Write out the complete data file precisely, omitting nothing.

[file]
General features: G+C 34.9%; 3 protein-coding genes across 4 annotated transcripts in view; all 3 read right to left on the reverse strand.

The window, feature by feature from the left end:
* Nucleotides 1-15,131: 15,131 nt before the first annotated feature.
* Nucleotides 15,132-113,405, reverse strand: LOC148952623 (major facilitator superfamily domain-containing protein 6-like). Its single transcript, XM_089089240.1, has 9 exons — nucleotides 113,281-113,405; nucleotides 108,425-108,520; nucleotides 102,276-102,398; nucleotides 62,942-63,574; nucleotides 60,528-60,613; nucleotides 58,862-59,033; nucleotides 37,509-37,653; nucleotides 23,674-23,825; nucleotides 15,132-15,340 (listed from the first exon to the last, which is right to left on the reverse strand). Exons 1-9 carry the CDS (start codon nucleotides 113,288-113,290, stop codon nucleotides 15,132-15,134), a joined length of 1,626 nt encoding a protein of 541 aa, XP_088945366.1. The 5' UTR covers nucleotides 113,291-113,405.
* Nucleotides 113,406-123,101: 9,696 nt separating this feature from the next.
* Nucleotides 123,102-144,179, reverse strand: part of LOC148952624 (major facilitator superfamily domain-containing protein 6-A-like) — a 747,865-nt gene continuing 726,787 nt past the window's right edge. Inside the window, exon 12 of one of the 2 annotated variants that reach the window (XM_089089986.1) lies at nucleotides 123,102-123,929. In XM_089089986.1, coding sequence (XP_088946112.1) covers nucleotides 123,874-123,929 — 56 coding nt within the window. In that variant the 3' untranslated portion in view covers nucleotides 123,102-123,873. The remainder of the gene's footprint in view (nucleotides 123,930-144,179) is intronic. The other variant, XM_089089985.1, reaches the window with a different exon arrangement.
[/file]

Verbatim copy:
General features: G+C 34.9%; 3 protein-coding genes across 4 annotated transcripts in view; all 3 read right to left on the reverse strand.

The window, feature by feature from the left end:
* Nucleotides 1-15,131: 15,131 nt before the first annotated feature.
* Nucleotides 15,132-113,405, reverse strand: LOC148952623 (major facilitator superfamily domain-containing protein 6-like). Its single transcript, XM_089089240.1, has 9 exons — nucleotides 113,281-113,405; nucleotides 108,425-108,520; nucleotides 102,276-102,398; nucleotides 62,942-63,574; nucleotides 60,528-60,613; nucleotides 58,862-59,033; nucleotides 37,509-37,653; nucleotides 23,674-23,825; nucleotides 15,132-15,340 (listed from the first exon to the last, which is right to left on the reverse strand). Exons 1-9 carry the CDS (start codon nucleotides 113,288-113,290, stop codon nucleotides 15,132-15,134), a joined length of 1,626 nt encoding a protein of 541 aa, XP_088945366.1. The 5' UTR covers nucleotides 113,291-113,405.
* Nucleotides 113,406-123,101: 9,696 nt separating this feature from the next.
* Nucleotides 123,102-144,179, reverse strand: part of LOC148952624 (major facilitator superfamily domain-containing protein 6-A-like) — a 747,865-nt gene continuing 726,787 nt past the window's right edge. Inside the window, exon 12 of one of the 2 annotated variants that reach the window (XM_089089986.1) lies at nucleotides 123,102-123,929. In XM_089089986.1, coding sequence (XP_088946112.1) covers nucleotides 123,874-123,929 — 56 coding nt within the window. In that variant the 3' untranslated portion in view covers nucleotides 123,102-123,873. The remainder of the gene's footprint in view (nucleotides 123,930-144,179) is intronic. The other variant, XM_089089985.1, reaches the window with a different exon arrangement.